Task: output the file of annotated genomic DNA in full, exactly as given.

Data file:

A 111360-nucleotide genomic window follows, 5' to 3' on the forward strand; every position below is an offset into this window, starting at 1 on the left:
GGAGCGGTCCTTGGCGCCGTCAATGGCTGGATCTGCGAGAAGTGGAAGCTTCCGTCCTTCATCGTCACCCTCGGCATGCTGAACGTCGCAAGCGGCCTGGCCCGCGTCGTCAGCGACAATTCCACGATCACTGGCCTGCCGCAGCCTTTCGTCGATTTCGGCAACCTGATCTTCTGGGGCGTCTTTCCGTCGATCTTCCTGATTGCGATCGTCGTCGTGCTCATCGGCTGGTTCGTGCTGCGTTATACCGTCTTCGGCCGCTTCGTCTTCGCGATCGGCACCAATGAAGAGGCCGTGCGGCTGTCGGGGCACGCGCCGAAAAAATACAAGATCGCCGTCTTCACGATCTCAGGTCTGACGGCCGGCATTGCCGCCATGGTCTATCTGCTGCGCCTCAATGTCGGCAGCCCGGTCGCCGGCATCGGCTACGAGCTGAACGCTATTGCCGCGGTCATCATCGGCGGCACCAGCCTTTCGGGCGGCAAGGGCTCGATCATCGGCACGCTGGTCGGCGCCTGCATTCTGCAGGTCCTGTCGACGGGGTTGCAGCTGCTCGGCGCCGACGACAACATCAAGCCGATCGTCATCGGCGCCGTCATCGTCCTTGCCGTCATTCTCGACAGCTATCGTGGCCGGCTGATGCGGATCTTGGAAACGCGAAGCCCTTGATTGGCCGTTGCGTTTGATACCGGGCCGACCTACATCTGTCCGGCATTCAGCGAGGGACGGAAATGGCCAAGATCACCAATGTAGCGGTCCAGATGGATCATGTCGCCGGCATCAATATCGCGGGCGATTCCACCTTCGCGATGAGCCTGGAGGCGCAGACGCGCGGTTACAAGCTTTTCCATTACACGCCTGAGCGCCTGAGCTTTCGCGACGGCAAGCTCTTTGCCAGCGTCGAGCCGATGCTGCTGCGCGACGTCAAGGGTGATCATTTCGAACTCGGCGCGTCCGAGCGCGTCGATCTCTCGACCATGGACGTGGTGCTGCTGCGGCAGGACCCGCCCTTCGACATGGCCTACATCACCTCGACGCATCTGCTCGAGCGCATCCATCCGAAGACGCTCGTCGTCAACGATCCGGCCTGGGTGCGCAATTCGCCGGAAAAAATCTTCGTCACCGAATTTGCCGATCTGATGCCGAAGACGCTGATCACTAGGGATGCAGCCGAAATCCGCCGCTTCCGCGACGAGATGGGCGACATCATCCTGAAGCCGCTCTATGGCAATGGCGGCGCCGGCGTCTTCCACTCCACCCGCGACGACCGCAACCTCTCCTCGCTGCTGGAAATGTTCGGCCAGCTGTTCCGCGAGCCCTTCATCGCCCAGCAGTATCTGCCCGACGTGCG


A 111360-nucleotide genomic window follows, 5' to 3' on the forward strand; every position below is an offset into this window, starting at 1 on the left:
GGAGCGGTCCTTGGCGCCGTCAATGGCTGGATCTGCGAGAAGTGGAAGCTTCCGTCCTTCATCGTCACCCTCGGCATGCTGAACGTCGCAAGCGGCCTGGCCCGCGTCGTCAGCGACAATTCCACGATCACTGGCCTGCCGCAGCCTTTCGTCGATTTCGGCAACCTGATCTTCTGGGGCGTCTTTCCGTCGATCTTCCTGATTGCGATCGTCGTCGTGCTCATCGGCTGGTTCGTGCTGCGTTATACCGTCTTCGGCCGCTTCGTCTTCGCGATCGGCACCAATGAAGAGGCCGTGCGGCTGTCGGGGCACGCGCCGAAAAAATACAAGATCGCCGTCTTCACGATCTCAGGTCTGACGGCCGGCATTGCCGCCATGGTCTATCTGCTGCGCCTCAATGTCGGCAGCCCGGTCGCCGGCATCGGCTACGAGCTGAACGCTATTGCCGCGGTCATCATCGGCGGCACCAGCCTTTCGGGCGGCAAGGGCTCGATCATCGGCACGCTGGTCGGCGCCTGCATTCTGCAGGTCCTGTCGACGGGGTTGCAGCTGCTCGGCGCCGACGACAACATCAAGCCGATCGTCATCGGCGCCGTCATCGTCCTTGCCGTCATTCTCGACAGCTATCGTGGCCGGCTGATGCGGATCTTGGAAACGCGAAGCCCTTGATTGGCCGTTGCGTTTGATACCGGGCCGACCTACATCTGTCCGGCATTCAGCGAGGGACGGAAATGGCCAAGATCACCAATGTAGCGGTCCAGATGGATCATGTCGCCGGCATCAATATCGCGGGCGATTCCACCTTCGCGATGAGCCTGGAGGCGCAGACGCGCGGTTACAAGCTTTTCCATTACACGCCTGAGCGCCTGAGCTTTCGCGACGGCAAGCTCTTTGCCAGCGTCGAGCCGATGCTGCTGCGCGACGTCAAGGGTGATCATTTCGAACTCGGCGCGTCCGAGCGCGTCGATCTCTCGACCATGGACGTGGTGCTGCTGCGGCAGGACCCGCCCTTCGACATGGCCTACATCACCTCGACGCATCTGCTCGAGCGCATCCATCCGAAGACGCTCGTCGTCAACGATCCGGCCTGGGTGCGCAATTCGCCGGAAAAAATCTTCGTCACCGAATTTGCCGATCTGATGCCGAAGACGCTGATCACTAGGGATGCAGCCGAAATCCGCCGCTTCCGCGACGAGATGGGCGACATCATCCTGAAGCCGCTCTATGGCAATGGCGGCGCCGGCGTCTTCCACTCCACCCGCGACGACCGCAACCTCTCCTCGCTGCTGGAAATGTTCGGCCAGCTGTTCCGCGAGCCCTTCATCGCCCAGCAGTATCTGCCCGACGTGCG